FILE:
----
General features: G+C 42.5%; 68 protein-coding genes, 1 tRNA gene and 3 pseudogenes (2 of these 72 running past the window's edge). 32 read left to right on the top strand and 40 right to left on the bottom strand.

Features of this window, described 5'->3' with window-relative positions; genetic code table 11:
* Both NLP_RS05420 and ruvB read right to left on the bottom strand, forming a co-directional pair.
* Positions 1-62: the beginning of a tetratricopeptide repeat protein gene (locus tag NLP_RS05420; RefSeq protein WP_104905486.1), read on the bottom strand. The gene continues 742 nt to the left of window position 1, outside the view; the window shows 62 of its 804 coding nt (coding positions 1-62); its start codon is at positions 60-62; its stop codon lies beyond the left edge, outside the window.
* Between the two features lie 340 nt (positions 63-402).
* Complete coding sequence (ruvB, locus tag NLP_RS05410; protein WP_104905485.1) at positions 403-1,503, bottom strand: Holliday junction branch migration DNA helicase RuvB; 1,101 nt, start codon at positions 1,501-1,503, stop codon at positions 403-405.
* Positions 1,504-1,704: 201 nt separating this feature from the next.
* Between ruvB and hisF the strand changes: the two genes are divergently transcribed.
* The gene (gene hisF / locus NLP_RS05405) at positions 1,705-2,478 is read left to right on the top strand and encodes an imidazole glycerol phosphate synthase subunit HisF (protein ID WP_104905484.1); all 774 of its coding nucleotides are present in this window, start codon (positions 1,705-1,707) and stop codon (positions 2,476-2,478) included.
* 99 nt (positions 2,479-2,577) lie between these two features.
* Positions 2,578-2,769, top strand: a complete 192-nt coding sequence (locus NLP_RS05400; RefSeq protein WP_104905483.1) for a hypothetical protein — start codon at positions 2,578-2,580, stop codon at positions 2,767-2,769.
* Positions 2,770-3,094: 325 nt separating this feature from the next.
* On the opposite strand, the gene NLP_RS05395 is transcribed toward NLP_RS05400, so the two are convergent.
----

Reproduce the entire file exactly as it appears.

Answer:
General features: G+C 42.5%; 68 protein-coding genes, 1 tRNA gene and 3 pseudogenes (2 of these 72 running past the window's edge). 32 read left to right on the top strand and 40 right to left on the bottom strand.

Features of this window, described 5'->3' with window-relative positions; genetic code table 11:
* Both NLP_RS05420 and ruvB read right to left on the bottom strand, forming a co-directional pair.
* Positions 1-62: the beginning of a tetratricopeptide repeat protein gene (locus tag NLP_RS05420; RefSeq protein WP_104905486.1), read on the bottom strand. The gene continues 742 nt to the left of window position 1, outside the view; the window shows 62 of its 804 coding nt (coding positions 1-62); its start codon is at positions 60-62; its stop codon lies beyond the left edge, outside the window.
* Between the two features lie 340 nt (positions 63-402).
* Complete coding sequence (ruvB, locus tag NLP_RS05410; protein WP_104905485.1) at positions 403-1,503, bottom strand: Holliday junction branch migration DNA helicase RuvB; 1,101 nt, start codon at positions 1,501-1,503, stop codon at positions 403-405.
* Positions 1,504-1,704: 201 nt separating this feature from the next.
* Between ruvB and hisF the strand changes: the two genes are divergently transcribed.
* The gene (gene hisF / locus NLP_RS05405) at positions 1,705-2,478 is read left to right on the top strand and encodes an imidazole glycerol phosphate synthase subunit HisF (protein ID WP_104905484.1); all 774 of its coding nucleotides are present in this window, start codon (positions 1,705-1,707) and stop codon (positions 2,476-2,478) included.
* 99 nt (positions 2,479-2,577) lie between these two features.
* Positions 2,578-2,769, top strand: a complete 192-nt coding sequence (locus NLP_RS05400; RefSeq protein WP_104905483.1) for a hypothetical protein — start codon at positions 2,578-2,580, stop codon at positions 2,767-2,769.
* Positions 2,770-3,094: 325 nt separating this feature from the next.
* On the opposite strand, the gene NLP_RS05395 is transcribed toward NLP_RS05400, so the two are convergent.